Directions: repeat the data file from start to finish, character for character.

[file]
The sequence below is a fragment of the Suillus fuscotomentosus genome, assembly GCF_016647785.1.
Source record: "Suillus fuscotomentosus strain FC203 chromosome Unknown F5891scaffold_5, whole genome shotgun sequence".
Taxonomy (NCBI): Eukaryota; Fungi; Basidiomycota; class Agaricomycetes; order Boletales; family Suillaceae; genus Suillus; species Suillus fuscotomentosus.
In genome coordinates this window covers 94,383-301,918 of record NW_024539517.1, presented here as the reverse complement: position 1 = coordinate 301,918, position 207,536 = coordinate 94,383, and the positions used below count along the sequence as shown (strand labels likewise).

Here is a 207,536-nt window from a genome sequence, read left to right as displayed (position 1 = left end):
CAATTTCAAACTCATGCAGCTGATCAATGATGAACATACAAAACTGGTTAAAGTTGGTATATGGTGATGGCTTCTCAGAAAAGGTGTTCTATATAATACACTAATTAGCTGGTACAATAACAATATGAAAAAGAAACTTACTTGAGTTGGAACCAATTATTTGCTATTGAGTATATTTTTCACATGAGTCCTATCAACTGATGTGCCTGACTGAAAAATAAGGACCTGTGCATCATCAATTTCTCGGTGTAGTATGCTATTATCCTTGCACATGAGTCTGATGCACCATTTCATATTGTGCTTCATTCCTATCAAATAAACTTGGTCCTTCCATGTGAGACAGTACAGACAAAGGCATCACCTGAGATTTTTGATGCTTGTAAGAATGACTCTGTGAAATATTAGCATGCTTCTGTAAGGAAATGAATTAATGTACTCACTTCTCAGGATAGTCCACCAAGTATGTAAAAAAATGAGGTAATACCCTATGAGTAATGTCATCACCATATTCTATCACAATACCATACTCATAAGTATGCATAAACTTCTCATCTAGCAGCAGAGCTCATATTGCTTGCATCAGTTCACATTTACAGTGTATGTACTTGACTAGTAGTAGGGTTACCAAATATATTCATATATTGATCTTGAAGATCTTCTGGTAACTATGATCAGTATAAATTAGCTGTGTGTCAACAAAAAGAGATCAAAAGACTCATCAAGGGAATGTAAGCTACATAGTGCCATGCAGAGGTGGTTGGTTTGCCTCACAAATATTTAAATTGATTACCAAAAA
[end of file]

The sequence below is a fragment of the Suillus fuscotomentosus genome, assembly GCF_016647785.1.
Source record: "Suillus fuscotomentosus strain FC203 chromosome Unknown F5891scaffold_5, whole genome shotgun sequence".
Taxonomy (NCBI): Eukaryota; Fungi; Basidiomycota; class Agaricomycetes; order Boletales; family Suillaceae; genus Suillus; species Suillus fuscotomentosus.
In genome coordinates this window covers 94,383-301,918 of record NW_024539517.1, presented here as the reverse complement: position 1 = coordinate 301,918, position 207,536 = coordinate 94,383, and the positions used below count along the sequence as shown (strand labels likewise).

Here is a 207,536-nt window from a genome sequence, read left to right as displayed (position 1 = left end):
CAATTTCAAACTCATGCAGCTGATCAATGATGAACATACAAAACTGGTTAAAGTTGGTATATGGTGATGGCTTCTCAGAAAAGGTGTTCTATATAATACACTAATTAGCTGGTACAATAACAATATGAAAAAGAAACTTACTTGAGTTGGAACCAATTATTTGCTATTGAGTATATTTTTCACATGAGTCCTATCAACTGATGTGCCTGACTGAAAAATAAGGACCTGTGCATCATCAATTTCTCGGTGTAGTATGCTATTATCCTTGCACATGAGTCTGATGCACCATTTCATATTGTGCTTCATTCCTATCAAATAAACTTGGTCCTTCCATGTGAGACAGTACAGACAAAGGCATCACCTGAGATTTTTGATGCTTGTAAGAATGACTCTGTGAAATATTAGCATGCTTCTGTAAGGAAATGAATTAATGTACTCACTTCTCAGGATAGTCCACCAAGTATGTAAAAAAATGAGGTAATACCCTATGAGTAATGTCATCACCATATTCTATCACAATACCATACTCATAAGTATGCATAAACTTCTCATCTAGCAGCAGAGCTCATATTGCTTGCATCAGTTCACATTTACAGTGTATGTACTTGACTAGTAGTAGGGTTACCAAATATATTCATATATTGATCTTGAAGATCTTCTGGTAACTATGATCAGTATAAATTAGCTGTGTGTCAACAAAAAGAGATCAAAAGACTCATCAAGGGAATGTAAGCTACATAGTGCCATGCAGAGGTGGTTGGTTTGCCTCACAAATATTTAAATTGATTACCAAAAA